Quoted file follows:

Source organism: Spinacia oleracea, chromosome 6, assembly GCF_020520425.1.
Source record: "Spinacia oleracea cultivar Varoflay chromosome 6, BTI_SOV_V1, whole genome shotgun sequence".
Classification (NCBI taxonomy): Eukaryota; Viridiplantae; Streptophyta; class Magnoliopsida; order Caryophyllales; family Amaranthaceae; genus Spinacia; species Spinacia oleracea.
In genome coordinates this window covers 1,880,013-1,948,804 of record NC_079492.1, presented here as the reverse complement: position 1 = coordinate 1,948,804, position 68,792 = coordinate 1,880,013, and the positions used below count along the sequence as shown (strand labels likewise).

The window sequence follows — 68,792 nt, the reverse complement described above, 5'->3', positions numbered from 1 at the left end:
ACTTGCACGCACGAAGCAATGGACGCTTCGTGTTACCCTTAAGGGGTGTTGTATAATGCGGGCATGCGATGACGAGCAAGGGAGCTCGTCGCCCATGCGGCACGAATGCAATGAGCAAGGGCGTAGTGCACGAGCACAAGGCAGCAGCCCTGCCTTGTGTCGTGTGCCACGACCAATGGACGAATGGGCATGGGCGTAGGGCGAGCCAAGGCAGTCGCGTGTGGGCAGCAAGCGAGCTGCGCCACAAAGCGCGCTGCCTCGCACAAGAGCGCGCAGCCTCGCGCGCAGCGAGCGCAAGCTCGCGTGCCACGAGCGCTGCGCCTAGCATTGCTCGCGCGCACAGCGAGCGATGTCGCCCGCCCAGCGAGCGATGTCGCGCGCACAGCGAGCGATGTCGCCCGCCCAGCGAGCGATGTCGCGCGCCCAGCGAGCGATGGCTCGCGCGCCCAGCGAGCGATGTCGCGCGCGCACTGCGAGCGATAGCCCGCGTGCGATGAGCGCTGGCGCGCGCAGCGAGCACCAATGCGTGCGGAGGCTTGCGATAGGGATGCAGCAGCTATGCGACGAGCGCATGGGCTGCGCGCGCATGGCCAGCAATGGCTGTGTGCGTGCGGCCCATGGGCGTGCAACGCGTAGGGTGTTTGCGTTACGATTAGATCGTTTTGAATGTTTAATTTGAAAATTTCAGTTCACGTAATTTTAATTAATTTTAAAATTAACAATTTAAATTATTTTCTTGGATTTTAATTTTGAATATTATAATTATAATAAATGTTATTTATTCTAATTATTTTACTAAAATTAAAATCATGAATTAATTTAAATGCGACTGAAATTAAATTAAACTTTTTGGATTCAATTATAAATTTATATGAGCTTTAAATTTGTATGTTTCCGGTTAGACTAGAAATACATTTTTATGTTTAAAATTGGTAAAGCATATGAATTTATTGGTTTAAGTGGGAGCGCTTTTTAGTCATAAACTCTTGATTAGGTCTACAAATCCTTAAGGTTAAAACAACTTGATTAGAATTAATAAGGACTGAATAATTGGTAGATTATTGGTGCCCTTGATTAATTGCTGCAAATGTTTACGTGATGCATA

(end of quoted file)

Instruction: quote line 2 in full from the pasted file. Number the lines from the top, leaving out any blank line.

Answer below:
Source record: "Spinacia oleracea cultivar Varoflay chromosome 6, BTI_SOV_V1, whole genome shotgun sequence".